# Are $\mathbf{E}$ and $\mathbf{B}$ really always in phase in EM waves?

I've been taught that in EM waves the electric and magnetic field are in phase. Nevertheless using Maxwell equation in absence of sources and solving the wave equation $$\square f=0$$ in cylindrical coordinates and under clindrical symmetry ($\frac{\partial f}{\partial \phi}=\frac{\partial f}{\partial z}=0$) one can get as solution the two fields with a only one nonzero component, and in the limit of $r>>\frac{\omega}{c}$ has:

$$\begin{cases} E_z\approx E_z^0\frac{1}{\sqrt{r}} \mathrm{sin}[\omega(\frac{r}{c}-t)-\frac{\pi}{4}] \\ B_{\phi}\approx-E_\phi^0\frac{1}{c\sqrt{r}} \mathrm{sin}[\omega(\frac{r}{c}-t)-\frac{\pi}{4}] \end{cases}$$

The two fields are out of phase! So is the in-phase relation between the two fields really a universal rule? Or is it valid only in some cases (such as the simplest case of a plane wave)

• wouldn't out-of-phase mean that one is max when the other is $0$? Commented Aug 23, 2017 at 1:15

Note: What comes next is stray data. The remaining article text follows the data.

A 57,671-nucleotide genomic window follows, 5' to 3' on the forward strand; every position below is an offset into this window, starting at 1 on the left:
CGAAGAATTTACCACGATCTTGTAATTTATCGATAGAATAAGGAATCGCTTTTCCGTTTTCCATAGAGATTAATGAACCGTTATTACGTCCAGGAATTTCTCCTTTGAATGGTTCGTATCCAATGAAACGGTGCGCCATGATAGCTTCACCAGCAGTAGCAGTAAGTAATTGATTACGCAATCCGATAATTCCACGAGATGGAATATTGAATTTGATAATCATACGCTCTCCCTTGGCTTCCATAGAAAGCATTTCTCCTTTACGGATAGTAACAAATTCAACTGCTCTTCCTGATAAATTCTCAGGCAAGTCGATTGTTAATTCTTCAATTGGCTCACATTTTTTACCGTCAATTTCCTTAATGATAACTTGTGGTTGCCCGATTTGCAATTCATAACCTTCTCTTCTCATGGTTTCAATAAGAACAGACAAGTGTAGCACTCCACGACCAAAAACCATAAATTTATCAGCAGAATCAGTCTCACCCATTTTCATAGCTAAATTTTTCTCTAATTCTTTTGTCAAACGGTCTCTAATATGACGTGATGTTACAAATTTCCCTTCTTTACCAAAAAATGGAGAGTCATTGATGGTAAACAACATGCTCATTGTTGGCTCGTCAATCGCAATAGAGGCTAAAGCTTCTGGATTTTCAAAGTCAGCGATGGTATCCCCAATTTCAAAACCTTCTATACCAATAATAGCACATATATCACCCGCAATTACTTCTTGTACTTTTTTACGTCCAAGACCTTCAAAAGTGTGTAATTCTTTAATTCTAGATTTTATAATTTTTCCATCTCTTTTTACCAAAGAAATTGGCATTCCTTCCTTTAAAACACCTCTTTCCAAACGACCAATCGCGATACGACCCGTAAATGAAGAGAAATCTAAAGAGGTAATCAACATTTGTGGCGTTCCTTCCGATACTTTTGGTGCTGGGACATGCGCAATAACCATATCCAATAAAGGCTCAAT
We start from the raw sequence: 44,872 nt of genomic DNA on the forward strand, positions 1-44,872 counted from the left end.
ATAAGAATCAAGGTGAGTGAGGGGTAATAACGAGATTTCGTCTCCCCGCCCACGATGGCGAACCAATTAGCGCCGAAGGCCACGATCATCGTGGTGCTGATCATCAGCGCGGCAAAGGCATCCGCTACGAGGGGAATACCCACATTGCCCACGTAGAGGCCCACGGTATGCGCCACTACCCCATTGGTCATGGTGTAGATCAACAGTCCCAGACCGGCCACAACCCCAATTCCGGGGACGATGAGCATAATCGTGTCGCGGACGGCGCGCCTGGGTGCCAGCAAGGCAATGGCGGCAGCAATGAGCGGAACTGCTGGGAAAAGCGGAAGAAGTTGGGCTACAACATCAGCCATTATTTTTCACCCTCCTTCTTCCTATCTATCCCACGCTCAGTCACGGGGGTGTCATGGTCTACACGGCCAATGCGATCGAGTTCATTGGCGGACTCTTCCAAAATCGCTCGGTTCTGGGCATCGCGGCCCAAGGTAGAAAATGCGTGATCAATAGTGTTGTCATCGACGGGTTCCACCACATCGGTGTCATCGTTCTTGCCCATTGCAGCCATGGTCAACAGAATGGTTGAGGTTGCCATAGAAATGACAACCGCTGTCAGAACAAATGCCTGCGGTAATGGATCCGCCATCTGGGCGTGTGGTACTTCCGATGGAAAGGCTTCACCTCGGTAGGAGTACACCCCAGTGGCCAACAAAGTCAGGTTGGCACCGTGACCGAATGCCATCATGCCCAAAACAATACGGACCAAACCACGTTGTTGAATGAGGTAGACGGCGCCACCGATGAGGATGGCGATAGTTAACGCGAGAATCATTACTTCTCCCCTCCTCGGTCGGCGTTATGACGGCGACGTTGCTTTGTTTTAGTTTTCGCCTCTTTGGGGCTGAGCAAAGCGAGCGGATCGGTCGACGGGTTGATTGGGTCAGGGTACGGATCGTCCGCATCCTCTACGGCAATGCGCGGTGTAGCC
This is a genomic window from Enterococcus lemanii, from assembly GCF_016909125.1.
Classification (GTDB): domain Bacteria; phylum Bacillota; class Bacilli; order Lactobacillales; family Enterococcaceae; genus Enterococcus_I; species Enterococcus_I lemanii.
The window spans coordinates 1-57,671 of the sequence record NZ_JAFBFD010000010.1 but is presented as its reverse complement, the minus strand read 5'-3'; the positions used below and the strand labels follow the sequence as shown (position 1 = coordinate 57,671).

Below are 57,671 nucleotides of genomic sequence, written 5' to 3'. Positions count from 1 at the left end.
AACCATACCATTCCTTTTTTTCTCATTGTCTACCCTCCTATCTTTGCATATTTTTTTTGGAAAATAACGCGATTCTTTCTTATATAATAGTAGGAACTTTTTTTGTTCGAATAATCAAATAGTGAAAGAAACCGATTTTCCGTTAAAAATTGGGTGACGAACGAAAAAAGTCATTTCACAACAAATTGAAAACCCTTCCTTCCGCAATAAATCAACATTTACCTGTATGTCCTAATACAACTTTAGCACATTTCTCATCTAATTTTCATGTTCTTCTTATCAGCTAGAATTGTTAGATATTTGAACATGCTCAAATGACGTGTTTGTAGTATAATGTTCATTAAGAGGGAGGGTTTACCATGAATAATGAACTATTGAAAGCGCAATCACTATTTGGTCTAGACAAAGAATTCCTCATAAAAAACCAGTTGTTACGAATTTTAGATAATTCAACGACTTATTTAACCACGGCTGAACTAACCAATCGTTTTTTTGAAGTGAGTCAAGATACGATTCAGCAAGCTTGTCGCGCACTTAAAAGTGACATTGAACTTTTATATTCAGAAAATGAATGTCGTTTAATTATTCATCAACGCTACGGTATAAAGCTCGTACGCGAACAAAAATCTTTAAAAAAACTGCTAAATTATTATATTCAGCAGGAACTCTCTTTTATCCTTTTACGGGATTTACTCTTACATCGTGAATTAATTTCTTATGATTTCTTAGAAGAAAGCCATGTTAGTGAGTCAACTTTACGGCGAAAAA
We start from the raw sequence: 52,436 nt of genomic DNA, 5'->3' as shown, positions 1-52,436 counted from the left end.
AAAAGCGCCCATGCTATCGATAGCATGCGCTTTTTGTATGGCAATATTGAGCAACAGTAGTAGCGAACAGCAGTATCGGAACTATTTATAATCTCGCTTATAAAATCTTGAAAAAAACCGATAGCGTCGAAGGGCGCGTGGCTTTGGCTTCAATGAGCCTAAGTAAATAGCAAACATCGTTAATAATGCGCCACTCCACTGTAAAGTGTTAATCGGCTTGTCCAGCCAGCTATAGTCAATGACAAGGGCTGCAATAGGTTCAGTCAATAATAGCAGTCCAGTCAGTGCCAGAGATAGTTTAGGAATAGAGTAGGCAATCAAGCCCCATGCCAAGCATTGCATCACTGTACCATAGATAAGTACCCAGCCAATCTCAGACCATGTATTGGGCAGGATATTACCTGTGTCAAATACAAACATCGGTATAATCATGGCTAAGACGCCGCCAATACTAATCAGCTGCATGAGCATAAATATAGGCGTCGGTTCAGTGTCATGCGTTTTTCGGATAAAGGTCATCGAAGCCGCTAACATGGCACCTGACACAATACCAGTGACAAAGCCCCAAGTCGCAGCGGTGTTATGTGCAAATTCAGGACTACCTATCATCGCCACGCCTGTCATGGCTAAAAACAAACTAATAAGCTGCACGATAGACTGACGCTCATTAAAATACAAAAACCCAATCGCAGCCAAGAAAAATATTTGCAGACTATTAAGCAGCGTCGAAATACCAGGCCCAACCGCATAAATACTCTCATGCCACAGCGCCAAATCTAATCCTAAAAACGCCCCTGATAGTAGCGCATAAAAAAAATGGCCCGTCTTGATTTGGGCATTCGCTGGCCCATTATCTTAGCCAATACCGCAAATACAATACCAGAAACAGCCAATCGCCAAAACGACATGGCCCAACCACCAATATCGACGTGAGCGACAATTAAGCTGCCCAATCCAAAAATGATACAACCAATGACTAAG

• Perhaps you want to read about What are photons, EM radiation and EM waves. Commented Aug 25, 2017 at 15:50

Secondly, a minus sign here isn't out of phase. A minus sign indicates a change in direction. You'll note that $E\times B$ is still pointing away from the axis, and the magnitude oscillates in phase. The interesting case is when the phase is not $0$, or $\pi$, which I believe occurs in metals under incident radiation.
$\vec E$ and $\vec B$ are in phase only in lossless media, for which the conductivity $\sigma=0$. In general, lossy media are modelled as having a complex permittivity $\epsilon$: the complex part is proportional to $\sigma$ and this leads not only to an exponential decay of the amplitude but also to a phase shift between $\vec E$ and $\vec B$.